Maybe Jane Austen heard of travel here, heard of the exotic cuisine and the boiling nature of the tropical sun. Her novel Sense and Sensibility has made its way to where her characters supposedly traveled, and where her admirers currently do. If only Austen could have traveled here, what wonderfully colorful stories would come from it! I look to my own novel, already having the plot within a much different country than I am currently in. I have wrote before about my struggles of not putting a looming volcano in the heart of North Carolina, or of an ancient Temple at a corner in Charlotte.  While Austen did not have such influence, I can say that I now do. What will I do with it all? What can I grab, transform, and steep in imagination?

Currently I am in Malaysia, and today I thought about all the places that I have sat down and wrote pieces of Chapter Six. Ristr8toLab in Chiang Mai. Atop the coarse sand of Koh Phangan, or the soft grainy beaches of Koh Phi Phi. From Thailand this chapter has extended into Malaysia, where it progressed surrounded by the tea plantations of BOH and Cameron Valley of Cameron Highlands. In the heart of Kuala Lumpur, I finally finished the chapter. I am getting to a point in the book where I need to do further brainstorming. I jumped into writing because waiting to write was, obviously, getting me nowhere. But introduction of what I hope to be my main road of the symbolism is about to begin, and I need to buckle down. Because writing is easy. Plot has always been my unformed and jeering companion.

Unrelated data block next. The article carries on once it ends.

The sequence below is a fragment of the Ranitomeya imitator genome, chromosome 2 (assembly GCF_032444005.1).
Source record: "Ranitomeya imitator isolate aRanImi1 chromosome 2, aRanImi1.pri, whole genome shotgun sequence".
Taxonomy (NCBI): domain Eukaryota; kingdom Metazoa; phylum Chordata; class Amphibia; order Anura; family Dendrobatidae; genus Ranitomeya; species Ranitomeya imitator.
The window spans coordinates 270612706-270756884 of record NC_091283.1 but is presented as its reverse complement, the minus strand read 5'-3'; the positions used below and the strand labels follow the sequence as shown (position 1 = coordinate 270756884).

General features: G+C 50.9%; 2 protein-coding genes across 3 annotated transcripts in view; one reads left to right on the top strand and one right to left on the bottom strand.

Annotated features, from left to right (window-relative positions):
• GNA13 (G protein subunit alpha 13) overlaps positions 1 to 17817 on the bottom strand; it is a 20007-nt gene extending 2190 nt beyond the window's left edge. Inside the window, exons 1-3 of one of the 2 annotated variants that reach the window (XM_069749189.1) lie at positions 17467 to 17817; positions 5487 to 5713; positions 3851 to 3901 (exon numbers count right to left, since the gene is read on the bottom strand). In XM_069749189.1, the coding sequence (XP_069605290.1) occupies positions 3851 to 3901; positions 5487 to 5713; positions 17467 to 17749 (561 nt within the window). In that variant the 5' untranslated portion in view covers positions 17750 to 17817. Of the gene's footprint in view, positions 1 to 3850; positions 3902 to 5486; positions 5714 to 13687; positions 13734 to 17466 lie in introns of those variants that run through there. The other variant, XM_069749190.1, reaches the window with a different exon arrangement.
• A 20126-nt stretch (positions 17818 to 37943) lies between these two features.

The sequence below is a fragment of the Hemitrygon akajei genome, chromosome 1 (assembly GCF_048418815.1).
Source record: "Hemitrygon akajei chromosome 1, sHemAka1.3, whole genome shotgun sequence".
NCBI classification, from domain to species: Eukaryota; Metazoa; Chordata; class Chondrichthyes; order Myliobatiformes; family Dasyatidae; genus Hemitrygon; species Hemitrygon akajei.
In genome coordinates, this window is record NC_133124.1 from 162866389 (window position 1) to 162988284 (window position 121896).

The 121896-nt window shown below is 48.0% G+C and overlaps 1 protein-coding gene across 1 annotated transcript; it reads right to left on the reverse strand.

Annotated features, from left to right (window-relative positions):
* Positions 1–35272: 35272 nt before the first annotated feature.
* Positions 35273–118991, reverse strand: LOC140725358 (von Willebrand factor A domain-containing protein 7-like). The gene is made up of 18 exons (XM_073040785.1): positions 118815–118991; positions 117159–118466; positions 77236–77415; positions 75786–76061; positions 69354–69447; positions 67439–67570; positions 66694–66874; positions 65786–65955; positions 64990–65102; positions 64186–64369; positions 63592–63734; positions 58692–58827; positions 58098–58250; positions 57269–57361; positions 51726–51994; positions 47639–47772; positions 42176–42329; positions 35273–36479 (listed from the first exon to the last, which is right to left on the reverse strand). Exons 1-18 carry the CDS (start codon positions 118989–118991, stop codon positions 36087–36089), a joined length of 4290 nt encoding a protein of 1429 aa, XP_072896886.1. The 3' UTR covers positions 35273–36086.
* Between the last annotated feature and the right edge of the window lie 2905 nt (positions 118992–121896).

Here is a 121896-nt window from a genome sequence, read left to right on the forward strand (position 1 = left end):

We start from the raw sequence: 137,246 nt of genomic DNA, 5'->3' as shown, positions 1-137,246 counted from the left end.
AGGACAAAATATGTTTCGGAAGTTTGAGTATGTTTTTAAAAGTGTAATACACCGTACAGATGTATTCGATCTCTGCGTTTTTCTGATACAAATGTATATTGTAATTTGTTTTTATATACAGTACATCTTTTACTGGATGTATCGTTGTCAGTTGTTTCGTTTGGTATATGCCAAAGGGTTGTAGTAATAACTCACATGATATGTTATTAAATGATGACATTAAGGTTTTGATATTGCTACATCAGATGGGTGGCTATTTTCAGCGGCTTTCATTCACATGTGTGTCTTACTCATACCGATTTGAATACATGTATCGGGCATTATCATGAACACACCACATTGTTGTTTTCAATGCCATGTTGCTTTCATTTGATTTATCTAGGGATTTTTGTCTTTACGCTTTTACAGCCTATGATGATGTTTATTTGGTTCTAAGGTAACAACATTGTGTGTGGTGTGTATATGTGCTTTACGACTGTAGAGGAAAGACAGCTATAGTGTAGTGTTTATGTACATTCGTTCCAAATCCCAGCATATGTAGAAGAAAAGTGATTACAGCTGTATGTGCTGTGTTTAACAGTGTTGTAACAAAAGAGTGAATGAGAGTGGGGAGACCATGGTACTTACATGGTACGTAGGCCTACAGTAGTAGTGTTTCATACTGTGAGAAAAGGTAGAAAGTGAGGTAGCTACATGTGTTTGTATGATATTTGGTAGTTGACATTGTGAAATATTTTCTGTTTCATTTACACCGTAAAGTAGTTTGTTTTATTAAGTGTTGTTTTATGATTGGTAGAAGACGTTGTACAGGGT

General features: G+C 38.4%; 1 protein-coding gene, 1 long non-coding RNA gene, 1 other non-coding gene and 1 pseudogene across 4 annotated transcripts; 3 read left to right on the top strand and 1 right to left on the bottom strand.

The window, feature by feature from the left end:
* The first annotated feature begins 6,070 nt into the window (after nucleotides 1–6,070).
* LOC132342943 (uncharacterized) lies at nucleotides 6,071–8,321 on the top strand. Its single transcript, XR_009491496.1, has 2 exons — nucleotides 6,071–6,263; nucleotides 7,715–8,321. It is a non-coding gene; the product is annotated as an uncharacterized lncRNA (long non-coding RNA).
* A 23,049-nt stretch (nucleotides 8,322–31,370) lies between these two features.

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A Concieted Sort of…Independence

34th Trial: The only issue I have is carrying around a backpack already filled to the seam-breaking-point.

Weekly Hours Spent Writing or in the Pusuit of Plot: 1hr for plot brainstorming, 30min for travel journal

Weekly Choice of Tea:  Jasmine Tea, Cambodia

Success: Exploring Ho Chi Minh City, Vietnam to Phnom Penh, Cambodia. Also, getting lost in a jungle in Koh Rong was an experience, and I consider a success that we found a beach after 2 hours of trekking!

Currently, as I write to you all, I am sitting on my hammock outside of a bungalow, perfectly perched and overlooking Koh Rong Island, Cambodia. It overlooks the beach and the islands in the distance, as its location is at the beginning of the jungle and a slight hike from the beach. It is 7am, and the local music has been playing since it woke me up earlier, a welcomed alarm clock for me to witness a very cloudy sunrise. We arrived here yesterday, and it was like an ice cold refreshment after the dust and dirt that becomes the air in Phnom Penh. Going from city to city, one must break the journey with the indulgence of beach life to sustain calm composer with the sometimes grueling forms of travel.

The beauty here comes in all forms. It is exactly what I anticipated it to show me—that there are areas of true paradise, but also there are areas where poverty creates hard labor and exhaustive effort. It is easy for one who has come from where I have, to see some frivolities of my life as truly pointless. However, a hot shower is not something I shall ever take for granted again!

When I look around, I see many people that look as I do with a heaping backpack and the look of travel in the frizz of their hair. I have been hearing over and over again in my head a line from the movie “Pride and Prejudice”, where Mr. Bingley’s sister describes Elizabeth Bennet as being “wild”. She states that her eyes displayed: